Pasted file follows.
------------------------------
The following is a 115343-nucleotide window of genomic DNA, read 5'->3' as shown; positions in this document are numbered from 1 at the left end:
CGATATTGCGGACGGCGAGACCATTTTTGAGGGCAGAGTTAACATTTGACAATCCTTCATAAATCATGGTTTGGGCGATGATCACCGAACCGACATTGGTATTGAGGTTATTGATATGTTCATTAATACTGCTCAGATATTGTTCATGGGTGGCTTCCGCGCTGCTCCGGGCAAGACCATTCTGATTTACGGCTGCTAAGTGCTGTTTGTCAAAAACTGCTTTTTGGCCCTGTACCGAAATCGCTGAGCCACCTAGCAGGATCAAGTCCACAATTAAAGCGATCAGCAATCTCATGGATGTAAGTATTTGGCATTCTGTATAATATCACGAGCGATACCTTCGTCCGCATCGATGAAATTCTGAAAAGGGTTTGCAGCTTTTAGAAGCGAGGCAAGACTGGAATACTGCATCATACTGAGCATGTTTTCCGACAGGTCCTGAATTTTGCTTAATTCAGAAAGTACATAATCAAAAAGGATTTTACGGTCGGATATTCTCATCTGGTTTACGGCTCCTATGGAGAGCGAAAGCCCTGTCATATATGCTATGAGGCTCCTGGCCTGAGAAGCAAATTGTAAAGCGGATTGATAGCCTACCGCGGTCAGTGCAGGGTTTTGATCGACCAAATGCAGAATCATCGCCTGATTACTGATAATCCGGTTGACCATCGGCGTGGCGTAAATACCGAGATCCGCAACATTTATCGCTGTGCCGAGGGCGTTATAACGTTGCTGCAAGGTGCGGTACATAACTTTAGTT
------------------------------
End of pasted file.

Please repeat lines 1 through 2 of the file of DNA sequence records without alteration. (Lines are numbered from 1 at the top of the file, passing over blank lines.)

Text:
The following is a 115343-nucleotide window of genomic DNA, read 5'->3' as shown; positions in this document are numbered from 1 at the left end:
CGATATTGCGGACGGCGAGACCATTTTTGAGGGCAGAGTTAACATTTGACAATCCTTCATAAATCATGGTTTGGGCGATGATCACCGAACCGACATTGGTATTGAGGTTATTGATATGTTCATTAATACTGCTCAGATATTGTTCATGGGTGGCTTCCGCGCTGCTCCGGGCAAGACCATTCTGATTTACGGCTGCTAAGTGCTGTTTGTCAAAAACTGCTTTTTGGCCCTGTACCGAAATCGCTGAGCCACCTAGCAGGATCAAGTCCACAATTAAAGCGATCAGCAATCTCATGGATGTAAGTATTTGGCATTCTGTATAATATCACGAGCGATACCTTCGTCCGCATCGATGAAATTCTGAAAAGGGTTTGCAGCTTTTAGAAGCGAGGCAAGACTGGAATACTGCATCATACTGAGCATGTTTTCCGACAGGTCCTGAATTTTGCTTAATTCAGAAAGTACATAATCAAAAAGGATTTTACGGTCGGATATTCTCATCTGGTTTACGGCTCCTATGGAGAGCGAAAGCCCTGTCATATATGCTATGAGGCTCCTGGCCTGAGAAGCAAATTGTAAAGCGGATTGATAGCCTACCGCGGTCAGTGCAGGGTTTTGATCGACCAAATGCAGAATCATCGCCTGATTACTGATAATCCGGTTGACCATCGGCGTGGCGTAAATACCGAGATCCGCAACATTTATCGCTGTGCCGAGGGCGTTATAACGTTGCTGCAAGGTGCGGTACATAACTTTAGTT